The Poet Laureate of Britain will write of a country that is, relatively speaking, prosperous and calm. Yet the issues of nationality and identity have never been more relevant. It will be a poet who can speak to the Scots and Welsh and English, who can speak to the people of Ulster, as somebody who feels part of the broader British community but understands the passion that conflict of identity can stir.

Perhaps the answer to the dilemma of the Laureateship is to make it a temporary post, to appoint a new Laureate every five or 10 years. If language itself is constantly evolving, why limit the job to the same person until their death?

I will finish with Heaney's words. He summed up his sense of the poet as someone journeying into "the heartland of the ordinary". "Still my old self," he wrote, "ready to knock one back. A 9-to-5 man who had seen poetry."

Have you tried new the Independent Digital Edition apps?
Arts and Entertainment

ebooksNow available in paperback
Arts and Entertainment

Arts and Entertainment
Israeli-born actress Gal Gadot has been cast to play Wonder Woman
Top Gear presenter James May appears to be struggling with his new-found free time
Arts and Entertainment
Kendrick Lamar at the Made in America Festival in Los Angeles last summer
Arts and Entertainment
'Marley & Me' with Jennifer Aniston and Owen Wilson
Arts and Entertainment
Jon Hamm (right) and John Slattery in the final series of Mad Men
Arts and Entertainment
Arts and Entertainment
Place Blanche, Paris, 1961, shot by Christer Strömholm
photographyHow the famous camera transformed photography for ever
Arts and Entertainment
The ‘Westmacott Athlete’
Arts and Entertainment
‘The Royals’ – a ‘twisted, soapy take on England’s first family’
tv Some of the characters appear to have clear real-life counterparts
Brooks is among a dozen show-business professionals ever to have achieved Egot status
Arts and Entertainment
A cut above: Sean Penn is outclassed by Mark Rylance in The Gunman
film review
Arts and Entertainment
arts + ents
Arts and Entertainment
James Franco and Zachary Quinto in I Am Michael

Film review Michael Glatze biopic isn't about a self-hating gay man gone straight

Arts and Entertainment
A scene from the movie 'Get Hard'
tvWill Ferrell’s new film Get Hard receives its first reviews
Arts and Entertainment
Left to right: David Cameron (Mark Dexter), Nick Clegg (Bertie Carvel) and Gordon Brown (Ian Grieve)
tvReview: Ian Grieve gets another chance to play Gordon Brown... this is the kinder version
Arts and Entertainment
Benedict Cumberbatch and Martin Freeman in the first look picture from next year's Sherlock special

Arts and Entertainment
Because it wouldn’t be Glastonbury without people kicking off about the headline acts, a petition has already been launched to stop Kanye West performing on the Saturday night

Arts and Entertainment
Molly Risker, Helen Monks, Caden-Ellis Wall, Rebekah Staton, Erin Freeman, Philip Jackson and Alexa Davies in ‘Raised by Wolves’

TV review
Arts and Entertainment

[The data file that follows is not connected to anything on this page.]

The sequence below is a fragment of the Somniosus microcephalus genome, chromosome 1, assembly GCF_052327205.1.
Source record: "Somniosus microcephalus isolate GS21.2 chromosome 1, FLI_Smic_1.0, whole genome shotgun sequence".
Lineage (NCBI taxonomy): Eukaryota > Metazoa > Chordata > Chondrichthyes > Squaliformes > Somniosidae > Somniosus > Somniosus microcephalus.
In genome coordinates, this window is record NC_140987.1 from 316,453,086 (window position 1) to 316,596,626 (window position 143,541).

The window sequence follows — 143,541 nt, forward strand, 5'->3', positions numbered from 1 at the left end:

Arts and Entertainment
James May, Jeremy Clarkson and Richard Hammond in the Top Gear Patagonia Special

  • Get to the point
Latest stories from i100
Have you tried new the Independent Digital Edition apps?

ES Rentals

    Independent Dating

    By clicking 'Search' you
    are agreeing to our
    Terms of Use.

    No postcode? No vote

    Floating voters

    How living on a houseboat meant I didn't officially 'exist'
    Louis Theroux's affable Englishman routine begins to wear thin

    By Reason of Insanity

    Louis Theroux's affable Englishman routine begins to wear thin
    Power dressing is back – but no shoulderpads!

    Power dressing is back

    But banish all thoughts of Eighties shoulderpads
    Spanish stone-age cave paintings 'under threat' after being re-opened to the public

    Spanish stone-age cave paintings in Altamira 'under threat'

    Caves were re-opened to the public
    'I was the bookies’ favourite to be first to leave the Cabinet'

    Vince Cable interview

    'I was the bookies’ favourite to be first to leave the Cabinet'
    Election 2015: How many of the Government's coalition agreement promises have been kept?

    Promises, promises

    But how many coalition agreement pledges have been kept?
    The Gaza fisherman who built his own reef - and was shot dead there by an Israeli gunboat

    The death of a Gaza fisherman

    He built his own reef, and was fatally shot there by an Israeli gunboat
    Saudi Arabia's airstrikes in Yemen are fuelling the Gulf's fire

    Saudi airstrikes are fuelling the Gulf's fire

    Arab intervention in Yemen risks entrenching Sunni-Shia divide and handing a victory to Isis, says Patrick Cockburn
    Zayn Malik's departure from One Direction shows the perils of fame in the age of social media

    The only direction Zayn could go

    We wince at the anguish of One Direction's fans, but Malik's departure shows the perils of fame in the age of social media
    Young Magician of the Year 2015: Meet the schoolgirl from Newcastle who has her heart set on being the competition's first female winner

    Spells like teen spirit

    A 16-year-old from Newcastle has set her heart on being the first female to win Young Magician of the Year. Jonathan Owen meets her
    Jonathan Anderson: If fashion is a cycle, this young man knows just how to ride it

    If fashion is a cycle, this young man knows just how to ride it

    British designer Jonathan Anderson is putting his stamp on venerable house Loewe
    Number plates scheme could provide a licence to offend in the land of the free

    Licence to offend in the land of the free

    Cash-strapped states have hit on a way of making money out of drivers that may be in collision with the First Amendment, says Rupert Cornwell
    From farm to fork: Meet the Cornish fishermen, vegetable-growers and butchers causing a stir in London's top restaurants

    From farm to fork in Cornwall

    One man is bringing together Cornwall's most accomplished growers, fishermen and butchers with London's best chefs to put the finest, freshest produce on the plates of some of the country’s best restaurants
    Robert Parker interview: The world's top wine critic on tasting 10,000 bottles a year, absurd drinking notes and New World wannabes

    Robert Parker interview

    The world's top wine critic on tasting 10,000 bottles a year, absurd drinking notes and New World wannabes
    Don't believe the stereotype - or should you?

    Don't believe the stereotype - or should you?

    We exaggerate regional traits and turn them into jokes - and those on the receiving end are in on it too, says DJ Taylor